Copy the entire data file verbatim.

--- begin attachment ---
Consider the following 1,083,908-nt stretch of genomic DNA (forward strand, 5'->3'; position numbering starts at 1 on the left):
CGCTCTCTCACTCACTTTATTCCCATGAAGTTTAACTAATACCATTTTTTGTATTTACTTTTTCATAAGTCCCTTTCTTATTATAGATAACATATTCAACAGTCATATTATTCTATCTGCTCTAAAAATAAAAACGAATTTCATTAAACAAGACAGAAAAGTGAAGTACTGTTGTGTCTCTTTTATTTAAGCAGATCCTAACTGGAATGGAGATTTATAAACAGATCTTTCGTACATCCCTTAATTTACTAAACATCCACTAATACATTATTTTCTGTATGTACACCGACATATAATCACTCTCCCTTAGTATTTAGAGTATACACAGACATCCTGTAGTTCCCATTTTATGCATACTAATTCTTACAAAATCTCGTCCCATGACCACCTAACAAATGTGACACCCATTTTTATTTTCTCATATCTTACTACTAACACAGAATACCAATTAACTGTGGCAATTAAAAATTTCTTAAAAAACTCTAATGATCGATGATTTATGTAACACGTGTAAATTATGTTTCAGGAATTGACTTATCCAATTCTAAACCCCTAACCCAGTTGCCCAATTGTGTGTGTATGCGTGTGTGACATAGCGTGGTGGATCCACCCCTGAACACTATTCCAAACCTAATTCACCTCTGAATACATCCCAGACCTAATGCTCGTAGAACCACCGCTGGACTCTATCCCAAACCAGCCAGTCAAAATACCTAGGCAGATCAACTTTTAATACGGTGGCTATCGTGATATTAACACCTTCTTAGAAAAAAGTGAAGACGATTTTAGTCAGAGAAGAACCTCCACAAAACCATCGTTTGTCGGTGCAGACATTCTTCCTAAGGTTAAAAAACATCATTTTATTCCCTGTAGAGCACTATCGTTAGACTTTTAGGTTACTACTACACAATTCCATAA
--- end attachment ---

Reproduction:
Consider the following 1,083,908-nt stretch of genomic DNA (forward strand, 5'->3'; position numbering starts at 1 on the left):
CGCTCTCTCACTCACTTTATTCCCATGAAGTTTAACTAATACCATTTTTTGTATTTACTTTTTCATAAGTCCCTTTCTTATTATAGATAACATATTCAACAGTCATATTATTCTATCTGCTCTAAAAATAAAAACGAATTTCATTAAACAAGACAGAAAAGTGAAGTACTGTTGTGTCTCTTTTATTTAAGCAGATCCTAACTGGAATGGAGATTTATAAACAGATCTTTCGTACATCCCTTAATTTACTAAACATCCACTAATACATTATTTTCTGTATGTACACCGACATATAATCACTCTCCCTTAGTATTTAGAGTATACACAGACATCCTGTAGTTCCCATTTTATGCATACTAATTCTTACAAAATCTCGTCCCATGACCACCTAACAAATGTGACACCCATTTTTATTTTCTCATATCTTACTACTAACACAGAATACCAATTAACTGTGGCAATTAAAAATTTCTTAAAAAACTCTAATGATCGATGATTTATGTAACACGTGTAAATTATGTTTCAGGAATTGACTTATCCAATTCTAAACCCCTAACCCAGTTGCCCAATTGTGTGTGTATGCGTGTGTGACATAGCGTGGTGGATCCACCCCTGAACACTATTCCAAACCTAATTCACCTCTGAATACATCCCAGACCTAATGCTCGTAGAACCACCGCTGGACTCTATCCCAAACCAGCCAGTCAAAATACCTAGGCAGATCAACTTTTAATACGGTGGCTATCGTGATATTAACACCTTCTTAGAAAAAAGTGAAGACGATTTTAGTCAGAGAAGAACCTCCACAAAACCATCGTTTGTCGGTGCAGACATTCTTCCTAAGGTTAAAAAACATCATTTTATTCCCTGTAGAGCACTATCGTTAGACTTTTAGGTTACTACTACACAATTCCATAA